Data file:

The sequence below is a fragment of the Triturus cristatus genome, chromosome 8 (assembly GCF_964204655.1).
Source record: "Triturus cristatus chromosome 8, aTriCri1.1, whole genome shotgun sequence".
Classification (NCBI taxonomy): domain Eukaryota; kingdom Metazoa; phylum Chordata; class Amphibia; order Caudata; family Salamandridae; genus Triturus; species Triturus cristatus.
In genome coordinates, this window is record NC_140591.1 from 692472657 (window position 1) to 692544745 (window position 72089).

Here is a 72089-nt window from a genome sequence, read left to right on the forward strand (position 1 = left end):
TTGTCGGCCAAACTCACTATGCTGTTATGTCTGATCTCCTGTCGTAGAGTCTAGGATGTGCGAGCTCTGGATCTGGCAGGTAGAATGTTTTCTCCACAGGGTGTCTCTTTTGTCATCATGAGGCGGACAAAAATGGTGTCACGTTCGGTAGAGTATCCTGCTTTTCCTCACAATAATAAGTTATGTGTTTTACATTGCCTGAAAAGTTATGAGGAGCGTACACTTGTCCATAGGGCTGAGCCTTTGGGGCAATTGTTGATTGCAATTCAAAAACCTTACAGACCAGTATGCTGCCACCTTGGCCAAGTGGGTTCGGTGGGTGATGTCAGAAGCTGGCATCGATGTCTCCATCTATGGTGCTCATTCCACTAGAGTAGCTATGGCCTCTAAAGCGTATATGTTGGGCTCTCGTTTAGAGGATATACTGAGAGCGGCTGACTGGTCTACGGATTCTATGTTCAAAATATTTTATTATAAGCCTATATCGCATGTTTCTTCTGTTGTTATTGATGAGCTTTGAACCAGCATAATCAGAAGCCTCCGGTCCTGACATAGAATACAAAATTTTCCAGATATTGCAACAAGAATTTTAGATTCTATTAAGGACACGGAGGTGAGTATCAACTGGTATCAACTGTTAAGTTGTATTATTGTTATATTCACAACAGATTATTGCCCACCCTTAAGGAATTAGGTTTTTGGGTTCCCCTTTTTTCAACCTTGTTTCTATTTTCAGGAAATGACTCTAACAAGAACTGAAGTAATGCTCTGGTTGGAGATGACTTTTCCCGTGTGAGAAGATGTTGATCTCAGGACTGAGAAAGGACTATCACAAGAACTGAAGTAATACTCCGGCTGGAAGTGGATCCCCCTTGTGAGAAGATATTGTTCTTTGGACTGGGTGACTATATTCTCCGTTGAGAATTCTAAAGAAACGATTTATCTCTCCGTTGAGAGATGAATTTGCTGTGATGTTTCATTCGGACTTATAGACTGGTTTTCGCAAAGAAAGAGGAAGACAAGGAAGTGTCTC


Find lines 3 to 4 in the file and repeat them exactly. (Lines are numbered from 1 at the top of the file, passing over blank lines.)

Classification (NCBI taxonomy): domain Eukaryota; kingdom Metazoa; phylum Chordata; class Amphibia; order Caudata; family Salamandridae; genus Triturus; species Triturus cristatus.
In genome coordinates, this window is record NC_140591.1 from 692472657 (window position 1) to 692544745 (window position 72089).